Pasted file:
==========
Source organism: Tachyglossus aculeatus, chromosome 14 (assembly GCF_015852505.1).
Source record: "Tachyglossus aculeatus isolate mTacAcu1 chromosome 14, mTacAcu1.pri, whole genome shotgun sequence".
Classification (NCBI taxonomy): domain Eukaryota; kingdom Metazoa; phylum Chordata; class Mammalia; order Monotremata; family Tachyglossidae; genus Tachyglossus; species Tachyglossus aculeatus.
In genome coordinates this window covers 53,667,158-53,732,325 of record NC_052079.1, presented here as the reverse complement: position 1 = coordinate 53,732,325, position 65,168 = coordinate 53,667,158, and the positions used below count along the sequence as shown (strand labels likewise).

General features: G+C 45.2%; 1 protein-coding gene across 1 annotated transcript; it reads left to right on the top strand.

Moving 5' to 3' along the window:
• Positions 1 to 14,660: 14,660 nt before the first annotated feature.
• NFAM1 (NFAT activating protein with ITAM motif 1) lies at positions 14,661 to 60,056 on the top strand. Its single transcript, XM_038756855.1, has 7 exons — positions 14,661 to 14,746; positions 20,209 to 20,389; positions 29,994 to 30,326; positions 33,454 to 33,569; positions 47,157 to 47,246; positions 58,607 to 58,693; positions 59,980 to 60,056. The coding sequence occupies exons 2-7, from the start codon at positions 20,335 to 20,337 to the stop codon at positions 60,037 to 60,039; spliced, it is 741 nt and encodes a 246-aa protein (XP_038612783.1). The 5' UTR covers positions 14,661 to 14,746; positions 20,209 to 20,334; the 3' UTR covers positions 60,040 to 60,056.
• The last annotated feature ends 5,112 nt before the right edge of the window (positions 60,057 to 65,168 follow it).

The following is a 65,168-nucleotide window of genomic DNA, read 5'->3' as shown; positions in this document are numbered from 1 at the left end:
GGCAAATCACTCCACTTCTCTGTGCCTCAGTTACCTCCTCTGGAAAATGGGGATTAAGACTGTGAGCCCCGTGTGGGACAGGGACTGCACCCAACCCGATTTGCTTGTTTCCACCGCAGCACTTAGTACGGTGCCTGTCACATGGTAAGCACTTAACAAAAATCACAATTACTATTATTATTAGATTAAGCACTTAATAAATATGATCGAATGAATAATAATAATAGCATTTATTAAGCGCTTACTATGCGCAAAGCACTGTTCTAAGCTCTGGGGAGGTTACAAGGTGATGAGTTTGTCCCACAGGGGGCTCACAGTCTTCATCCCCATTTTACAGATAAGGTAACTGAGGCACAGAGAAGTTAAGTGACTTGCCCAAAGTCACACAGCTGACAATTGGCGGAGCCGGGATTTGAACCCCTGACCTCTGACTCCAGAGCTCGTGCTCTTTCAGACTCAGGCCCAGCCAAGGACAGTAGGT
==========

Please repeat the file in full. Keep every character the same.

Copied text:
Source organism: Tachyglossus aculeatus, chromosome 14 (assembly GCF_015852505.1).
Source record: "Tachyglossus aculeatus isolate mTacAcu1 chromosome 14, mTacAcu1.pri, whole genome shotgun sequence".
Classification (NCBI taxonomy): domain Eukaryota; kingdom Metazoa; phylum Chordata; class Mammalia; order Monotremata; family Tachyglossidae; genus Tachyglossus; species Tachyglossus aculeatus.
In genome coordinates this window covers 53,667,158-53,732,325 of record NC_052079.1, presented here as the reverse complement: position 1 = coordinate 53,732,325, position 65,168 = coordinate 53,667,158, and the positions used below count along the sequence as shown (strand labels likewise).

General features: G+C 45.2%; 1 protein-coding gene across 1 annotated transcript; it reads left to right on the top strand.

Moving 5' to 3' along the window:
• Positions 1 to 14,660: 14,660 nt before the first annotated feature.
• NFAM1 (NFAT activating protein with ITAM motif 1) lies at positions 14,661 to 60,056 on the top strand. Its single transcript, XM_038756855.1, has 7 exons — positions 14,661 to 14,746; positions 20,209 to 20,389; positions 29,994 to 30,326; positions 33,454 to 33,569; positions 47,157 to 47,246; positions 58,607 to 58,693; positions 59,980 to 60,056. The coding sequence occupies exons 2-7, from the start codon at positions 20,335 to 20,337 to the stop codon at positions 60,037 to 60,039; spliced, it is 741 nt and encodes a 246-aa protein (XP_038612783.1). The 5' UTR covers positions 14,661 to 14,746; positions 20,209 to 20,334; the 3' UTR covers positions 60,040 to 60,056.
• The last annotated feature ends 5,112 nt before the right edge of the window (positions 60,057 to 65,168 follow it).

The following is a 65,168-nucleotide window of genomic DNA, read 5'->3' as shown; positions in this document are numbered from 1 at the left end:
GGCAAATCACTCCACTTCTCTGTGCCTCAGTTACCTCCTCTGGAAAATGGGGATTAAGACTGTGAGCCCCGTGTGGGACAGGGACTGCACCCAACCCGATTTGCTTGTTTCCACCGCAGCACTTAGTACGGTGCCTGTCACATGGTAAGCACTTAACAAAAATCACAATTACTATTATTATTAGATTAAGCACTTAATAAATATGATCGAATGAATAATAATAATAGCATTTATTAAGCGCTTACTATGCGCAAAGCACTGTTCTAAGCTCTGGGGAGGTTACAAGGTGATGAGTTTGTCCCACAGGGGGCTCACAGTCTTCATCCCCATTTTACAGATAAGGTAACTGAGGCACAGAGAAGTTAAGTGACTTGCCCAAAGTCACACAGCTGACAATTGGCGGAGCCGGGATTTGAACCCCTGACCTCTGACTCCAGAGCTCGTGCTCTTTCAGACTCAGGCCCAGCCAAGGACAGTAGGT